Samuel Partridge, Sr., was born in Preston, Connecticut, in 1721. He married Ruth Woodward, and with her and seven of their children (one son remaining in Connecticut to care for the “old folks”) came to Norwich for a permanent settlement about 1765, and settled on a hill farm about one mile west from Norwich village, which farm remained in the possession of the Partridge family for three generations, until sold by the representatives of the estate of Abel Partridge, of the third generation, to the late Deacon John Dutton, who demolished the old mansion. The farm is now owned by the widow of the late Ambrose Currier.
By a commission issued by his ”Excellency, Henry Moore, Baronet, Captain General and Governor-in-Chief in and over the Province of New York,” etc., bearing date, the 30th September, 1776, Mr. Partridge was made a lieutenant in the “Regiment of Militia Foot, to consist of the Inhabitants of Norwich in the County of Cumberland, in the Province of New York.”
Mr. Partridge died in Norwich Aug. 24, 1826, aged eighty-five years, and his wife passed away April 29, 1786, in the sixty-seventh year of her age. To them were born:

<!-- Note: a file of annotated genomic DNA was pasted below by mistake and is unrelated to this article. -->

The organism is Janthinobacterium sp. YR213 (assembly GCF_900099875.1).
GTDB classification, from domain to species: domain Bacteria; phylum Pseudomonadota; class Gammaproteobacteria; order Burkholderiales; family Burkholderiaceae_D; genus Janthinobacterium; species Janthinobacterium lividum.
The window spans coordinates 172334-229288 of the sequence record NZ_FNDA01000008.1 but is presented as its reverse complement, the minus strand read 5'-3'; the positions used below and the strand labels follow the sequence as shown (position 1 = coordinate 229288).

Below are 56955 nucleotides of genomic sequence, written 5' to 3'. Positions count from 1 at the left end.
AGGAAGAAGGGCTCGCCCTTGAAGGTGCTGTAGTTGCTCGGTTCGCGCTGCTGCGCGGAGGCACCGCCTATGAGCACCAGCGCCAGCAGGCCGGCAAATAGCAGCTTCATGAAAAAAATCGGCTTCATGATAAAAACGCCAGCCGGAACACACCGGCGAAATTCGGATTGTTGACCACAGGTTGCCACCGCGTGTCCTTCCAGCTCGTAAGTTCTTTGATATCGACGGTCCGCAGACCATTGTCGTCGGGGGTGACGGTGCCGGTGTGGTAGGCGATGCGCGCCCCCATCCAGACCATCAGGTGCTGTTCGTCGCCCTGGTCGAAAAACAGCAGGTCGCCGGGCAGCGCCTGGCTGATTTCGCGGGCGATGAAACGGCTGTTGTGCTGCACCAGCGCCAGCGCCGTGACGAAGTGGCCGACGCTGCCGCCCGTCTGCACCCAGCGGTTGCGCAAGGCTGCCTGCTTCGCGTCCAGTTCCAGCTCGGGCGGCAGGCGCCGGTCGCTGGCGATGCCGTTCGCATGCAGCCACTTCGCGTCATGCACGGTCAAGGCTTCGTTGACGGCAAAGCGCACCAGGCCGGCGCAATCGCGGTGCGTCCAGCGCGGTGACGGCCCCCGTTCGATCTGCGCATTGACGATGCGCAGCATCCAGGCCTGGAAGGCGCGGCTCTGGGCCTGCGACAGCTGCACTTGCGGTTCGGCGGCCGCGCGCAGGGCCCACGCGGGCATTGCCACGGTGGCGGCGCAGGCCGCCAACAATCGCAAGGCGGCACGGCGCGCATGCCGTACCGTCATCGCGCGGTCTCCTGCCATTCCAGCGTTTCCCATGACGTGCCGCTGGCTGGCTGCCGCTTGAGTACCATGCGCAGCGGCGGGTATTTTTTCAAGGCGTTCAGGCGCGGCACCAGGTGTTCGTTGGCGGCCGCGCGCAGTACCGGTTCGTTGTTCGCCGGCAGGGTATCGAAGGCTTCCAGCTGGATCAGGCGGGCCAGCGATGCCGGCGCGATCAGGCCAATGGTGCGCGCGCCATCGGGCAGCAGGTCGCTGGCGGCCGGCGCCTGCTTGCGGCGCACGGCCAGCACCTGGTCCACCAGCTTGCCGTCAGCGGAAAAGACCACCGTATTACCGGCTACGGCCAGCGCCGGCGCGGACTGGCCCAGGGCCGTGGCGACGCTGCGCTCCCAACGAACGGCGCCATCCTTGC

- Elisha Partridge, who married Margaret, a daughter of Mr. Thomas Murdock, Nov. 14, 1765.
- Samuel Partridge, Jr., married Elizabeth Wright, daughter of Aaron and Elizabeth (Bliss) Wright, Dec. 6, 1770.
- Isaac Partridge, who married Lois Newton, Nov. 3, 1785.
- Elias Partridge, who married Sarah Brown, Dec. 31, 1788.
- Reuben Partridge, who remained in Connecticut to care for the “old folks.”
- Ephraim Partridge, who never married; was made a prisoner by the enemy during the Revolutionary war and died in captivity in Canada.
- Olive Partridge, who married John Wright, son of Aaron and Elizabeth (Bliss) Wright, Sept. 27, 1768.
- Ruth Partridge, who married Peter Branch.
Elisha, Isaac, Samuel, Jr., and Ephraim were soldiers in the Revolutionary war.